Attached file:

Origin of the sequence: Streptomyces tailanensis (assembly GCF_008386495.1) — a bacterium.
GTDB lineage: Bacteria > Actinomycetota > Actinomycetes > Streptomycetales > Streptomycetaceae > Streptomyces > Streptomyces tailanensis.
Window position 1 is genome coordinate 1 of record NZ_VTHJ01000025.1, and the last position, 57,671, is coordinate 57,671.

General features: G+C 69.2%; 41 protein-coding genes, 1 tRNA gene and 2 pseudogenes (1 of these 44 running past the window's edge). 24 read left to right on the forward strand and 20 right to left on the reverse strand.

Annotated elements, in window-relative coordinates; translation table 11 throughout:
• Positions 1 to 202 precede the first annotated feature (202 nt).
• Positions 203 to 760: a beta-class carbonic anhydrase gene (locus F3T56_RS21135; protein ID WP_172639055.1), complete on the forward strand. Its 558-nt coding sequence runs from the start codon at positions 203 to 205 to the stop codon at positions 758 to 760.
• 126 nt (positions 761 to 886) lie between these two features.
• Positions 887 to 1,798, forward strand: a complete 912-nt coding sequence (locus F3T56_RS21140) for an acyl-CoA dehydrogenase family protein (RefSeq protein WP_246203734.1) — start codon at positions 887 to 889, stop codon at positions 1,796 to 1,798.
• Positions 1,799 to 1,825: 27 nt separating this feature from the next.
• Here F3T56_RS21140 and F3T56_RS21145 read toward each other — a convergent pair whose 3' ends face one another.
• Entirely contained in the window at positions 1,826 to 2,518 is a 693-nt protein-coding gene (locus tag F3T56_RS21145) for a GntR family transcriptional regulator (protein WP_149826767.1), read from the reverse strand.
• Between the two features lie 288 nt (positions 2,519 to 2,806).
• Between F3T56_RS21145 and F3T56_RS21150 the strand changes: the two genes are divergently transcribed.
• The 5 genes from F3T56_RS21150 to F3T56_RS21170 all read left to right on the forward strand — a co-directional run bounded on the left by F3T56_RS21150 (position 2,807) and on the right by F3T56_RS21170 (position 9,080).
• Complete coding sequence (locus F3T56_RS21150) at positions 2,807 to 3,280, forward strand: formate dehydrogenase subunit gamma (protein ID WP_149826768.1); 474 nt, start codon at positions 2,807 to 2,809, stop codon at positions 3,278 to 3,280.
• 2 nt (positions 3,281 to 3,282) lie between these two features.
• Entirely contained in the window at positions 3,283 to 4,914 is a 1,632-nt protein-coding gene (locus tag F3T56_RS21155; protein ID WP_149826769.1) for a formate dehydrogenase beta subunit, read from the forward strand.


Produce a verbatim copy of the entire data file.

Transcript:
Origin of the sequence: Streptomyces tailanensis (assembly GCF_008386495.1) — a bacterium.
GTDB lineage: Bacteria > Actinomycetota > Actinomycetes > Streptomycetales > Streptomycetaceae > Streptomyces > Streptomyces tailanensis.
Window position 1 is genome coordinate 1 of record NZ_VTHJ01000025.1, and the last position, 57,671, is coordinate 57,671.

General features: G+C 69.2%; 41 protein-coding genes, 1 tRNA gene and 2 pseudogenes (1 of these 44 running past the window's edge). 24 read left to right on the forward strand and 20 right to left on the reverse strand.

Annotated elements, in window-relative coordinates; translation table 11 throughout:
• Positions 1 to 202 precede the first annotated feature (202 nt).
• Positions 203 to 760: a beta-class carbonic anhydrase gene (locus F3T56_RS21135; protein ID WP_172639055.1), complete on the forward strand. Its 558-nt coding sequence runs from the start codon at positions 203 to 205 to the stop codon at positions 758 to 760.
• 126 nt (positions 761 to 886) lie between these two features.
• Positions 887 to 1,798, forward strand: a complete 912-nt coding sequence (locus F3T56_RS21140) for an acyl-CoA dehydrogenase family protein (RefSeq protein WP_246203734.1) — start codon at positions 887 to 889, stop codon at positions 1,796 to 1,798.
• Positions 1,799 to 1,825: 27 nt separating this feature from the next.
• Here F3T56_RS21140 and F3T56_RS21145 read toward each other — a convergent pair whose 3' ends face one another.
• Entirely contained in the window at positions 1,826 to 2,518 is a 693-nt protein-coding gene (locus tag F3T56_RS21145) for a GntR family transcriptional regulator (protein WP_149826767.1), read from the reverse strand.
• Between the two features lie 288 nt (positions 2,519 to 2,806).
• Between F3T56_RS21145 and F3T56_RS21150 the strand changes: the two genes are divergently transcribed.
• The 5 genes from F3T56_RS21150 to F3T56_RS21170 all read left to right on the forward strand — a co-directional run bounded on the left by F3T56_RS21150 (position 2,807) and on the right by F3T56_RS21170 (position 9,080).
• Complete coding sequence (locus F3T56_RS21150) at positions 2,807 to 3,280, forward strand: formate dehydrogenase subunit gamma (protein ID WP_149826768.1); 474 nt, start codon at positions 2,807 to 2,809, stop codon at positions 3,278 to 3,280.
• 2 nt (positions 3,281 to 3,282) lie between these two features.
• Entirely contained in the window at positions 3,283 to 4,914 is a 1,632-nt protein-coding gene (locus tag F3T56_RS21155; protein ID WP_149826769.1) for a formate dehydrogenase beta subunit, read from the forward strand.